In the spirit of Jeff Foxworthy and his “You might be a redneck if …” jokes, I’ve compiled a list of traits with which many of us in central Maine can identify.

I call them, “You live in rural Maine if”:

You’re out before sunrise, and the lights are on in the neighbor’s home, and not for security.

Droppings on the side of the road are from deer, turkeys and other wild critters, not dogs and cats.

The bird bath on the front lawn is an old bathtub.

The best entertainment in town is the kids’ ballgame.


The most powerful political group in town is the fire department.

If the local country store doesn’t have it, you don’t need it.

Your town has no mall and no fast food restaurant.

Your favorite department store is Reny’s, not WalMart.

You see more deer and turkeys than people.

Some of the town’s roads are gravel and closed in the winter.


You see people carrying guns — and they’re not the police.

You see people carrying guns — and you’re not afraid.

Good people have more guns than criminals.

When the woods are suddenly alive with the sound of gunfire, you don’t call the police because you know it is the opening day of the deer season.

You have a complete wardrobe of orange clothing and you wear it year round.

You wear camo clothing to hunt, not as a fashion statement.


You wake up to the scent of lilacs, not the smell of car exhaust or factory fumes.

The silence is filled with the songs of birds, not the wail of sirens.

You heat your house with wood that you cut on your own woodlot.

When a car goes by your house, it is an event.

Your 10-mile commute to work takes 15 minutes, not an hour and a half.

Neighbors passing in a vehicle on the road give you a wave.


People you see at the store say hi, rather than look the other way.

The trees you see have grown naturally and were not planted using money from a federal grant.

You eat supper — not dinner — in the evening. You never eat dinner.

Your favorite restaurant is a church and your favorite meal is a bean suppah.

Your favorite perfume is Ben’s 100.

You can distinguish between midges, black flies, mosquitoes, deer flies, moose flies, wood ticks and deer ticks. You have become an expert in removing the latter after they take root in your skin.


You know how to reduce the population of red squirrels and other varmints without using a have-a-heart trap.

You make your own jams, jellies, pickles and maple syrup.

You share venison, pickles, jam and more with your neighbors.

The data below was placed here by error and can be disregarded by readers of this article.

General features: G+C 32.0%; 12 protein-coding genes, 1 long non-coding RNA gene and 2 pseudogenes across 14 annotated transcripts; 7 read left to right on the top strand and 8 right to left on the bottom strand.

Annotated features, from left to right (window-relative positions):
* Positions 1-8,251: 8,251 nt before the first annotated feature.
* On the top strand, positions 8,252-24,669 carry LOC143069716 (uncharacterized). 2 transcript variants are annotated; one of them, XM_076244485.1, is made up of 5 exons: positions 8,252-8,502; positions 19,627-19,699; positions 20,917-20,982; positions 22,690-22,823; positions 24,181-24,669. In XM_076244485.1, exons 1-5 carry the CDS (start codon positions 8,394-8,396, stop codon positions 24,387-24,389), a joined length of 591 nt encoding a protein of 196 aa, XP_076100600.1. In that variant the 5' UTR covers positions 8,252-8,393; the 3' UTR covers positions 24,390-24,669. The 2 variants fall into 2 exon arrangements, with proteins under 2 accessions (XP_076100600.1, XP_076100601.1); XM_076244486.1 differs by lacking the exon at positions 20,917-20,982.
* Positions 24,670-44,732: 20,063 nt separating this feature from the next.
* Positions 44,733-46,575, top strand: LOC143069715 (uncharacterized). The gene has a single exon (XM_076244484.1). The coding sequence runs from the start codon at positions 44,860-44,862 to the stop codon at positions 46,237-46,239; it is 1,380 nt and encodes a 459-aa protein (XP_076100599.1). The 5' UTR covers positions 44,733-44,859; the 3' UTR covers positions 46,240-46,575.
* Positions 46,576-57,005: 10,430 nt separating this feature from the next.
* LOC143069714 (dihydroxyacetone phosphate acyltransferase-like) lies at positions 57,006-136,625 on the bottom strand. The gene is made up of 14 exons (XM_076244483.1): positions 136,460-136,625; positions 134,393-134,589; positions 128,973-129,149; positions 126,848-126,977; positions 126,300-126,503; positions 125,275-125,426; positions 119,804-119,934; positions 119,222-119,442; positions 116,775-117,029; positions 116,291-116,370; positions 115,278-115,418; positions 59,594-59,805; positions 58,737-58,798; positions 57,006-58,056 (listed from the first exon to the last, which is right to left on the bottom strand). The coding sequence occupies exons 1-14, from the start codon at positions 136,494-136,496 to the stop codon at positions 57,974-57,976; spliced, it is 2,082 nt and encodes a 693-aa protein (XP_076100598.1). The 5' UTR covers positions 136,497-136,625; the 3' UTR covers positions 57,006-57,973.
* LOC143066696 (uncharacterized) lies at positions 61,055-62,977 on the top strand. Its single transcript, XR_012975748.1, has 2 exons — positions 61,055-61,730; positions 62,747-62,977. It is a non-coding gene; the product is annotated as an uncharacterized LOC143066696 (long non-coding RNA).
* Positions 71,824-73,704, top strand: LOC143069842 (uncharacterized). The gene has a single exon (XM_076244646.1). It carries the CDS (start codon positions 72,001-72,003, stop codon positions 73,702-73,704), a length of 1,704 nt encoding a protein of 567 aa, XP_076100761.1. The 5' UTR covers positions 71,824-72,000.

You are not offended by the smell of manure on a farmer’s field (or dropped on the road from his tractor while it travels between fields).

Instead of wrought iron or wood fencing, you put up electric.

When you see a white-tailed deer, you think of steaks, not Bambi.


You get excited — not scared — when you see a bear.

You see more bald eagles than pigeons.

Your idea of a night out is sitting on the front porch in your rocking chair.

Nonresidents pay more than 50 percent of your town’s property taxes.

You still call the transfer station the dump.

You bring more stuff home from the dump than you deliver there.


You get most of your news at the local café.

You have a root cellar.

You have enough canned food in the root cellar to survive any national emergency.

You make do, and you know what that means.

You eat breakfast, never brunch.

You can see the stars and the northern lights are not just something you’re heard about.


You know all the people you see in town.

A fishing trip is a 30-second stroll to the water, not a two-hour drive.

Your boat doesn’t sail.

The only time you see an out-of-state license plate is in July and August, and you see a lot of them then.

Your favorite magazine is Uncle Henry’s.

You paint the front of your house and let the back go.


You don’t need a building permit for an outhouse, tree house or dog house.

You don’t have a town manager. You do have selectmen. Many of them are women.

You understand that trees grow back after they are cut down.

You know the difference between a hardwood and a softwood.

You realize that fiddle heading has nothing to do with fiddles.

You can fix things, but don’t until it’s an emergency.


You don’t need a permit to have a lawn sale.

A flag flies in your front yard.

City people secretly envy you.

Fess up. You know you do.

George Smith is a writer and TV talk show host. He can be reached at 34 Blake Hill Road, Mount Vernon, ME 04352, or [email protected] Read more of Smith’s writings at

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